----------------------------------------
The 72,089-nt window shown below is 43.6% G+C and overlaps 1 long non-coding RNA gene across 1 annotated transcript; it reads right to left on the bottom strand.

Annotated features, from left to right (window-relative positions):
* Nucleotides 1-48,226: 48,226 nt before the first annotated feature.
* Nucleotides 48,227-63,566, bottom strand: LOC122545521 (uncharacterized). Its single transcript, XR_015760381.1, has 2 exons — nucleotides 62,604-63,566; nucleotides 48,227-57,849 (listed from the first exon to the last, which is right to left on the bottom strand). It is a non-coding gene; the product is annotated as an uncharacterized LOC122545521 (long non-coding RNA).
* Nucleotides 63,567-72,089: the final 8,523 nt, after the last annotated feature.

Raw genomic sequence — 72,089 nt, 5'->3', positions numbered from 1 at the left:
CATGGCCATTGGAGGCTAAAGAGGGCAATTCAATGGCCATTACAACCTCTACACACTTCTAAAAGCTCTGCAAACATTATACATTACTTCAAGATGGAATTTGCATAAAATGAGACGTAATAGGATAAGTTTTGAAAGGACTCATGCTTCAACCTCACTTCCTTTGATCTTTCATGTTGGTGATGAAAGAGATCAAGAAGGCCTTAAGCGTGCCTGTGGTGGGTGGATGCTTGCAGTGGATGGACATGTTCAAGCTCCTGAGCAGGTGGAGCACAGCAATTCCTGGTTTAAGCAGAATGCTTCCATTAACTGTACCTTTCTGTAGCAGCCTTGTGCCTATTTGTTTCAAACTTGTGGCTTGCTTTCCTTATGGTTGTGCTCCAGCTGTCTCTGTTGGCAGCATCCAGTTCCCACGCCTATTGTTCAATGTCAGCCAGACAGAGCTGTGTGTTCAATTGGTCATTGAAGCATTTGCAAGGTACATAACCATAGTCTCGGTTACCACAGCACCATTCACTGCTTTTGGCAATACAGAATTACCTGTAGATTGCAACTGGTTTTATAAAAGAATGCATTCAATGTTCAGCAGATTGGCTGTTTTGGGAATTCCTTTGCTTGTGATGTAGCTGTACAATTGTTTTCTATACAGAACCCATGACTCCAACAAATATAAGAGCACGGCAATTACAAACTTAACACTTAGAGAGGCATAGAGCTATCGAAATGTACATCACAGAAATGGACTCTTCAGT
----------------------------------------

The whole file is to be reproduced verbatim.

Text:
The 72,089-nt window shown below is 43.6% G+C and overlaps 1 long non-coding RNA gene across 1 annotated transcript; it reads right to left on the bottom strand.

Annotated features, from left to right (window-relative positions):
* Nucleotides 1-48,226: 48,226 nt before the first annotated feature.
* Nucleotides 48,227-63,566, bottom strand: LOC122545521 (uncharacterized). Its single transcript, XR_015760381.1, has 2 exons — nucleotides 62,604-63,566; nucleotides 48,227-57,849 (listed from the first exon to the last, which is right to left on the bottom strand). It is a non-coding gene; the product is annotated as an uncharacterized LOC122545521 (long non-coding RNA).
* Nucleotides 63,567-72,089: the final 8,523 nt, after the last annotated feature.

Raw genomic sequence — 72,089 nt, 5'->3', positions numbered from 1 at the left:
CATGGCCATTGGAGGCTAAAGAGGGCAATTCAATGGCCATTACAACCTCTACACACTTCTAAAAGCTCTGCAAACATTATACATTACTTCAAGATGGAATTTGCATAAAATGAGACGTAATAGGATAAGTTTTGAAAGGACTCATGCTTCAACCTCACTTCCTTTGATCTTTCATGTTGGTGATGAAAGAGATCAAGAAGGCCTTAAGCGTGCCTGTGGTGGGTGGATGCTTGCAGTGGATGGACATGTTCAAGCTCCTGAGCAGGTGGAGCACAGCAATTCCTGGTTTAAGCAGAATGCTTCCATTAACTGTACCTTTCTGTAGCAGCCTTGTGCCTATTTGTTTCAAACTTGTGGCTTGCTTTCCTTATGGTTGTGCTCCAGCTGTCTCTGTTGGCAGCATCCAGTTCCCACGCCTATTGTTCAATGTCAGCCAGACAGAGCTGTGTGTTCAATTGGTCATTGAAGCATTTGCAAGGTACATAACCATAGTCTCGGTTACCACAGCACCATTCACTGCTTTTGGCAATACAGAATTACCTGTAGATTGCAACTGGTTTTATAAAAGAATGCATTCAATGTTCAGCAGATTGGCTGTTTTGGGAATTCCTTTGCTTGTGATGTAGCTGTACAATTGTTTTCTATACAGAACCCATGACTCCAACAAATATAAGAGCACGGCAATTACAAACTTAACACTTAGAGAGGCATAGAGCTATCGAAATGTACATCACAGAAATGGACTCTTCAGT